A decade after lawmakers in Kyrgyzstan first introduced an effort to force nongovernmental organizations (NGOs) receiving funding from abroad to register as “foreign agents,” late last month more than third of the 90-member Kyrgyz parliament backed a draft law proposing just that. This effort comes after the idea was resurrected in November 2022, to sharp criticism.
The draft law, if passed, would require organizations that receive funding from abroad and engage in political activity to register with the Justice Ministry as “foreign representatives.” The draft law defines political activity as “actions aimed at changing state policy and shaping public opinion for these purposes” — a definition Human Rights Watch and other human rights organizations have called vague and overbroad. The International Partnership for Human Rights (IPHR) warned that “civil society initiatives to promote awareness on issues of public interest, advocate for improved protection of the rights of vulnerable groups of the population or demand action to address social or environmental problems could be deemed to fall within the scope of the law.”
Failing to register, under the draft law, could lead to the suspension of an organization’s activities including the freezing of its bank accounts for up to six months. There are also criminal penalties ranging from a fine up to 10 years in prison for involvement with an NGO that is found to be “inciting citizens to refuse to perform civic duties or to commit other unlawful deeds.”
International Center for Not-for-Profit Law (ICNL) noted in an analysis of the Kyrgyz draft law that more than 90 percent of it “is copied from Russian ‘foreign agents’ legislation.”
In 2012, Russia adopted its “foreign agents law,” which was really a series of amendments to various laws and the criminal code. In essence, the changes required organizations that received funding from abroad and engaged in political activity to register as “foreign agents.” (Sound familiar?) Later amendments expanded the law to cover individuals and any organizations that received foreign funding and published “printed, audio, audio visual or other reports and materials.” Among those labeled as foreign agents include the notable Russian NGO Memorial (in 2015, it was later ordered closed by the Russian Supreme Court in 2021), Transparency International (in 2013), and RFE/RL (in 2017) among others.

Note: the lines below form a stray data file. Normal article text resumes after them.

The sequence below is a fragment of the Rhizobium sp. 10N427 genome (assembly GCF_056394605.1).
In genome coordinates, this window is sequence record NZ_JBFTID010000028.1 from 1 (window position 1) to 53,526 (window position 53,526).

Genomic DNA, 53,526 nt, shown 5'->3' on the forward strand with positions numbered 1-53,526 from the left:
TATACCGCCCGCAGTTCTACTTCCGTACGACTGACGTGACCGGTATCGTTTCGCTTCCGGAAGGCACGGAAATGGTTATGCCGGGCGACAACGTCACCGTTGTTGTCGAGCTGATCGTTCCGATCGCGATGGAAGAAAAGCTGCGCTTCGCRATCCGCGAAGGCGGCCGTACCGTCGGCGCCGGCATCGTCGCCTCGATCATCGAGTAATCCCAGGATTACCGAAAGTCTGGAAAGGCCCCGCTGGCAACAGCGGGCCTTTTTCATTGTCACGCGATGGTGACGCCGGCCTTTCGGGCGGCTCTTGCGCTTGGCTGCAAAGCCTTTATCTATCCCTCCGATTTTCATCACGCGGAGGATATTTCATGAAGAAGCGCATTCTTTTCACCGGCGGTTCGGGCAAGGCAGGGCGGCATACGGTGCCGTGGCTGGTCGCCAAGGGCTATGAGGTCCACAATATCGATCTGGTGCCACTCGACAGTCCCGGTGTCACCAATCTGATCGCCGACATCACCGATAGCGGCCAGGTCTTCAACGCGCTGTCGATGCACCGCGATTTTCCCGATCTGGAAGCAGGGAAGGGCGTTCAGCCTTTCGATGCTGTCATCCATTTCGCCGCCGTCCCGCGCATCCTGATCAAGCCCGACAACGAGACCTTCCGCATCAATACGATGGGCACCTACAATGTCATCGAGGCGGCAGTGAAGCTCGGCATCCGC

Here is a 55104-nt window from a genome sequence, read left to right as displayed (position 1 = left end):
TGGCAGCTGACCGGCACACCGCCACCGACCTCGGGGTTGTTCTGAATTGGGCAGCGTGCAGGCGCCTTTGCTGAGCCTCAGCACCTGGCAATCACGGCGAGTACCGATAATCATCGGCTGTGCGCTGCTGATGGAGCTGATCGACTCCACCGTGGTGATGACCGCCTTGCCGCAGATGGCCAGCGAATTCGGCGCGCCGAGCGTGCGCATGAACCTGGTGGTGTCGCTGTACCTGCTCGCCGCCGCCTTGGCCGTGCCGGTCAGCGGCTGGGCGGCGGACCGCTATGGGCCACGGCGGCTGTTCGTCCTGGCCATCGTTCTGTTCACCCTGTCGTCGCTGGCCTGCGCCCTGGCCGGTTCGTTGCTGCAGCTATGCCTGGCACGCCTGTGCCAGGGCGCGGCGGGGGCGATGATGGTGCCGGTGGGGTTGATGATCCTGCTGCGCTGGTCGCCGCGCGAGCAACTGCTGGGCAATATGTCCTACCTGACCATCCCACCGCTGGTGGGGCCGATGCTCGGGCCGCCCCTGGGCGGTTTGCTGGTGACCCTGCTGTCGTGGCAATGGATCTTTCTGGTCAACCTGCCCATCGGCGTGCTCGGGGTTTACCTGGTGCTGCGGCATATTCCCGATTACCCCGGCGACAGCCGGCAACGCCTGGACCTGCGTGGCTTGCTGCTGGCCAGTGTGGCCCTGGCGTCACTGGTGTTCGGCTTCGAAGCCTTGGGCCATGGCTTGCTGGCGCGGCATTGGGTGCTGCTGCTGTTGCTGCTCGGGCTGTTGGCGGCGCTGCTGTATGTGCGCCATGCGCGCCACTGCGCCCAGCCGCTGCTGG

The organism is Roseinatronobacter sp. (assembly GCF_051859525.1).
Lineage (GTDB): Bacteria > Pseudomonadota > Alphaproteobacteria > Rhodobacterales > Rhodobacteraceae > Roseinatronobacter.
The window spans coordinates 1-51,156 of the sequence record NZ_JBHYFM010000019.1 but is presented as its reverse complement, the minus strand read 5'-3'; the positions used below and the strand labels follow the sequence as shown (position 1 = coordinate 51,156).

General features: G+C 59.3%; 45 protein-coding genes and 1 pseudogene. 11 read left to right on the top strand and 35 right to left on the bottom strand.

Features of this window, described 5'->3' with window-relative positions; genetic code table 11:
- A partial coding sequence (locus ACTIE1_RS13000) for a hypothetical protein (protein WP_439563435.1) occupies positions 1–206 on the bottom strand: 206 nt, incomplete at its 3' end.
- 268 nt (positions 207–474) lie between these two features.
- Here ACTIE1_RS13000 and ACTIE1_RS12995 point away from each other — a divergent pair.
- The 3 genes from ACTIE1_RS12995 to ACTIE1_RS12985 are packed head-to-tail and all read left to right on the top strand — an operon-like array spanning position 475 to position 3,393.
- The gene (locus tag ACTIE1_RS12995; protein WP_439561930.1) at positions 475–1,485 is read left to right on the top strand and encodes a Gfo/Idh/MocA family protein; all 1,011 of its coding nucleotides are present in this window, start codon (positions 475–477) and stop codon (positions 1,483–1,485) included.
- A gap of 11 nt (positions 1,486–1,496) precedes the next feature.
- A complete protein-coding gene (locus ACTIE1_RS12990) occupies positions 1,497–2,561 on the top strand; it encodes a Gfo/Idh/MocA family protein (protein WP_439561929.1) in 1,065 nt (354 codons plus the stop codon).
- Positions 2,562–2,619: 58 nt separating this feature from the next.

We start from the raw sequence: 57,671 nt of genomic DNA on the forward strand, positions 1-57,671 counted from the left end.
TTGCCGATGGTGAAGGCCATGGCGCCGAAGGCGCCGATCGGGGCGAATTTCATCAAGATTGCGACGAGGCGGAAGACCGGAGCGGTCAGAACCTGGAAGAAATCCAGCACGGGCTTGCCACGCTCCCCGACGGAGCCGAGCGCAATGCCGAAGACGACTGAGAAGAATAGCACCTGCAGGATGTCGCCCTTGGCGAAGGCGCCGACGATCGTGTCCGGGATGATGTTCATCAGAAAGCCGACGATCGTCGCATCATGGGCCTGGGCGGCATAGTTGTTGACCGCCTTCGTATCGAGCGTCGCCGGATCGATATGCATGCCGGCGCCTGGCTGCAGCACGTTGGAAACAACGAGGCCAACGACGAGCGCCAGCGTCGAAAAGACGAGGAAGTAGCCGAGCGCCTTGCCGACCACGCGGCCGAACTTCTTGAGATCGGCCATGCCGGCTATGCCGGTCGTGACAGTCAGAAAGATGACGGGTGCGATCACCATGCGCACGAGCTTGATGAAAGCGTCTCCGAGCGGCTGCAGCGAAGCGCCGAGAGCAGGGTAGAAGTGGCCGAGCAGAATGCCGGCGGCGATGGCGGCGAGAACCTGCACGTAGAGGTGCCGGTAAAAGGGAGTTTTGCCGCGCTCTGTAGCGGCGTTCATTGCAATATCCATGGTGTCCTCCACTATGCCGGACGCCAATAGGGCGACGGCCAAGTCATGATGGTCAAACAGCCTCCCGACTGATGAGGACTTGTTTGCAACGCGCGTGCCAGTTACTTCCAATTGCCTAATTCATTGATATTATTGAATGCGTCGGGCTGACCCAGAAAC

ICNL’s analysis argued that if passed the draft law “will significantly worsen the legal status of both local and foreign NGOs” and ultimately Kyrgyzstan would “earn the image of an undemocratic country.”
The first effort to push through a “foreign agents law” in Kyrgyzstan, proposed in 2013 and formally submitted to parliament in 2014, was deeply criticized both inside and outside Kyrgyzstan. It passed its first two readings in parliament in 2015, but ultimately failed in its third reading in 2016.
This time around, there are heightened concerns that the “foreign agents law” will finally become a reality based, in part, on the passage of complementary laws already.
In June 2021, Kyrgyz President Sadyr Japarov quietly signed into law new financial reporting requirements for NGOs, despite already existing financial reporting requirements. That law was followed in August 2021 by the so-called “fake news law,” which in 2022 was used to block RFE/RL’s Kyrgyz Service. Earlier this year, a Kyrgyz court ordered the outlet shuttered.
These laws fit into a pattern of pressure. But, in copying from Russian laws, they don’t take into account the circumstances in Kyrgyzstan. Many, if not most, NGOs in Kyrgyzstan received funding from abroad in one form or another. There simply isn’t enough funding available inside Kyrgyzstan, from the government or private sector, to support such organizations.
In an article about the draft law, independent Kyrgyz media outlet 24.kg remarked, “You get a grant, so you’re a spy.”
“Supporters of the unpopular initiative forget that in Kyrgyzstan, not only NGOs or the media, but also the Cabinet of Ministers, Parliament, and other authorities live on grants,” 24.kg noted. “The state itself depends on foreign aid.”
This was something also pointed out by Akmat Alagushev, a lawyer for press freedom-promotion NGO the Media Policy Institute, in an interview with Eurasianet: “Our NGO and mass media put together do not get as many grants as our state and government do.”
As criticism mounted in June to the draft law, some lawmakers have withdrawn their support. Kloop reported on June 9 that three MPs — Emil Toktoshev, Emil Zhamgyrchiev, and Baktybek Choibekov — intended to withdraw support. On June 12, 24.kg reported that MP Taalaibek Masabirov would withdraw his signature as well.
The Kyrgyz parliament is scheduled to recess on July 1. The draft law may be passed before that break or it may, like previous versions, get kicked down the road again.